1. Impatiens L. (jewelweed, touch-me-not)
herbs (perennial elsewhere). Stems ascending, often somewhat succulent, simple
or branched, hollow between the nodes, the nodes usually somewhat swollen.
Leaves alternate (opposite or whorled elsewhere), mostly petiolate, the blades
simple, the margins finely toothed or scalloped. Stipules absent.
Inflorescences axillary, the flowers solitary or 2–5 in small clusters
or panicles, some of the flowers usually small and nonopening (cleistogamous).
Flowers zygomorphic, perfect, hypogynous, stalked, twisted at the base during
development so that the top of the flower is oriented toward the bottom at
maturity (resupinate). Sepals 3, the apparent lowest one petaloid and inflated
into a conical pouch, this tapered to a slender nectar-producing spur that is
usually recurved or strongly bent at maturity, the two lateral sepals
2–7 mm long, free, somewhat cupping the flower, broadly and obliquely
ovate, tapered abruptly to a sharply pointed tip, and green or pale-colored.
Petals 5, but appearing as 3, each of the 2 apparent lateral ones lobed,
representing a fused pair, the single apparently upper petal free, wider than
long, and keeled. Stamens 5, the filaments short and flat, fused toward the
tips, each with a scalelike appendage on the inner side, these appendages fused
into a cap over the pistil, the short, stout anthers often also somewhat fused,
the whole complex of stamens and cap shed as a unit before the stigmas mature.
Pistil 1 per flower, of 5 fused carpels, the ovary superior, 5-locular, the
placentation axile. Ovules 3 to many per locule. Style absent or very short,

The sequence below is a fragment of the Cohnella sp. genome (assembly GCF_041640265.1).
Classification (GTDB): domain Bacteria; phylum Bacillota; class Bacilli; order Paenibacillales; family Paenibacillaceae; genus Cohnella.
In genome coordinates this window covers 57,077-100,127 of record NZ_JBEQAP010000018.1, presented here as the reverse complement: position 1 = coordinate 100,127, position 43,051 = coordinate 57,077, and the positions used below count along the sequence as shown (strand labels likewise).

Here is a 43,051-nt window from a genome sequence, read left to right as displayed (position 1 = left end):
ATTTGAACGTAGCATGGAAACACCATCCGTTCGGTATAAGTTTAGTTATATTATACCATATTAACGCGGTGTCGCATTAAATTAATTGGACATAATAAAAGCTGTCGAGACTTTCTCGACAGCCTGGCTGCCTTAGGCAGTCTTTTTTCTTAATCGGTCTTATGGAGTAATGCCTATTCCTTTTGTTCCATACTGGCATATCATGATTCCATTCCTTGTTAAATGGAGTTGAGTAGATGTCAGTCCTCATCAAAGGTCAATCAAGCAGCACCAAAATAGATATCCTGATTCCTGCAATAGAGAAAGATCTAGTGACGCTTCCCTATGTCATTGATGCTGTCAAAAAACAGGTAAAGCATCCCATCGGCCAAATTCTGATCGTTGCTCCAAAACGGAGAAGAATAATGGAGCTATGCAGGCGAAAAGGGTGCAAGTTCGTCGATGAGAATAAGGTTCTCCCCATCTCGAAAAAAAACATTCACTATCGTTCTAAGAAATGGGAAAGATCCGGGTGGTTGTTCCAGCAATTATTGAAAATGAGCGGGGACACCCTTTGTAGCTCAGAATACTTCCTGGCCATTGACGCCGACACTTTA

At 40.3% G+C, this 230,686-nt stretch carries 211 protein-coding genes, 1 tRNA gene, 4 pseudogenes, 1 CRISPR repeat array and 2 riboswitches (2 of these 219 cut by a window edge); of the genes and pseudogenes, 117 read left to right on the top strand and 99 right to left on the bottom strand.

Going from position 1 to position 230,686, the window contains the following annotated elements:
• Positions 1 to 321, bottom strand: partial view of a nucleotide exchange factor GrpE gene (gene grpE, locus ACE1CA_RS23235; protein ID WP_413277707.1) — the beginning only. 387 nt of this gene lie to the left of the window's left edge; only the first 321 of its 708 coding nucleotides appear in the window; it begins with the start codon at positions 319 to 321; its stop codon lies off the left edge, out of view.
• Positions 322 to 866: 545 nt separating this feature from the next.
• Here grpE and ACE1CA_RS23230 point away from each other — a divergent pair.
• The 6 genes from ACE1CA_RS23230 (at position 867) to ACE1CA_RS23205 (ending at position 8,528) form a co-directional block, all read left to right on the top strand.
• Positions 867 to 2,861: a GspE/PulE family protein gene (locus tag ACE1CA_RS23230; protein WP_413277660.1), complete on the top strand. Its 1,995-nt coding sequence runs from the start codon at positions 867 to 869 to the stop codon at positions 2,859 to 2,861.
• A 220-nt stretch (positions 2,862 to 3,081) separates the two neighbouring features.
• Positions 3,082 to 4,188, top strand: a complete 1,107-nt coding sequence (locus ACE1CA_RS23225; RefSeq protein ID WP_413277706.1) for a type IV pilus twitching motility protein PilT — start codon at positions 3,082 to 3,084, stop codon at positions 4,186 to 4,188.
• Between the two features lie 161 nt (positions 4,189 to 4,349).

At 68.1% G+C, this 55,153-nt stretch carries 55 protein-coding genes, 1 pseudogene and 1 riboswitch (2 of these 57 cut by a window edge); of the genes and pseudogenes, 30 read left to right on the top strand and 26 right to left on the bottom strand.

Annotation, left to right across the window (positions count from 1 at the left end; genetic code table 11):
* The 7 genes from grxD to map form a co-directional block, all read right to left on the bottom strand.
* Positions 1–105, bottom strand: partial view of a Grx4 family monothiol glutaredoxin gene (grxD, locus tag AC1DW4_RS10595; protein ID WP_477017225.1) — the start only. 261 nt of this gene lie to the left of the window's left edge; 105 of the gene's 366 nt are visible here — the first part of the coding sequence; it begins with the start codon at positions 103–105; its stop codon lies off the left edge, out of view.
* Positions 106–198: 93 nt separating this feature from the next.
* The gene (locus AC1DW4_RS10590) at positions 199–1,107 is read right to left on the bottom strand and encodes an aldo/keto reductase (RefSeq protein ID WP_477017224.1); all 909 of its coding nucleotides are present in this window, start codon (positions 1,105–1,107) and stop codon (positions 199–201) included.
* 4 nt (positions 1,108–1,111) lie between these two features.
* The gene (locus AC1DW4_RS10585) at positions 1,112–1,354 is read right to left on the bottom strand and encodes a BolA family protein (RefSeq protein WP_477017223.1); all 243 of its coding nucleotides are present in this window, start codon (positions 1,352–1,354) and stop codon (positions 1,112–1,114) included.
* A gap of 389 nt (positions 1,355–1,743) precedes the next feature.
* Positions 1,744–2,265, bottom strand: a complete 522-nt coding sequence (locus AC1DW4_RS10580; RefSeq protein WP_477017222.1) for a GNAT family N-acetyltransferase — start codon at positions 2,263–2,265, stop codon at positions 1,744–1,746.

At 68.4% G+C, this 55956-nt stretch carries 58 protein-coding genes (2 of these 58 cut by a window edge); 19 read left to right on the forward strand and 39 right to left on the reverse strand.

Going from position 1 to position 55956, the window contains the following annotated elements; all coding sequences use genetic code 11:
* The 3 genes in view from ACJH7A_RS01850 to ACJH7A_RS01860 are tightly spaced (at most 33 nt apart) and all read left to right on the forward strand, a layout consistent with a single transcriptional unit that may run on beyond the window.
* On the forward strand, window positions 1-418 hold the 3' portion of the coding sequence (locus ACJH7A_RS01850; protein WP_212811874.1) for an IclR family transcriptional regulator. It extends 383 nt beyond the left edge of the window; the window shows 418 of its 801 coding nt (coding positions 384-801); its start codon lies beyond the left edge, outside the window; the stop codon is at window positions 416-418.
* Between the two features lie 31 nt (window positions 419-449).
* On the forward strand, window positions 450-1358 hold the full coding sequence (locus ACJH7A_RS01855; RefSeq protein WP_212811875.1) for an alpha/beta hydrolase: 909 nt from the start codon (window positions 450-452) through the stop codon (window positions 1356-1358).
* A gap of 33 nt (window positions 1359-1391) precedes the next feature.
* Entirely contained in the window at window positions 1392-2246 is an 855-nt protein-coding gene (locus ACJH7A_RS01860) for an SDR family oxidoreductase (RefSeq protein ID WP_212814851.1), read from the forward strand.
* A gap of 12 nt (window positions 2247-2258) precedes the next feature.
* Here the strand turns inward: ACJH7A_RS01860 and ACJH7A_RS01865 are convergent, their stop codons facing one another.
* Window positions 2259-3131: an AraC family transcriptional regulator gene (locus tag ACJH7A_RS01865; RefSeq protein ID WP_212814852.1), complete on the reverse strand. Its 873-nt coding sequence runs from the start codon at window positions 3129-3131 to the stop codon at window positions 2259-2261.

the stigmas 5, minute. Fruits capsules, the 5 fleshy valves elastic, coiling
violently from the base to the tip at dehiscence, scattering the seeds. Four
hundred to 850 species, North America, Central America, Caribbean Islands,
Europe, Africa, Asia, south to Java.
The common name
touch-me-not refers to the intriguing explosive dehiscence of the capsules when
touched, a trait that makes a patch of fruiting plants irresistible to children
of all ages; hence, they are among our most familiar native wildflowers. The
name jewelweed apparently refers to the shiny, silvery appearance of the wet
foliage. The juice from crushed plants is reputed to counteract the itching
effects of chiggers, mosquito bites, and poison ivy when rubbed on the skin.
Native Americans had multiple medicinal uses for species of Impatiens,
including as treatments for dermatitis, burns, fever, and gastrointestinal
ailments; they also boiled plants for use as dyes (Moerman, 1998). Several
species are cultivated as ornamentals. The native species are easily grown in
moist soil of sunny locations but can spread aggressively by seeds.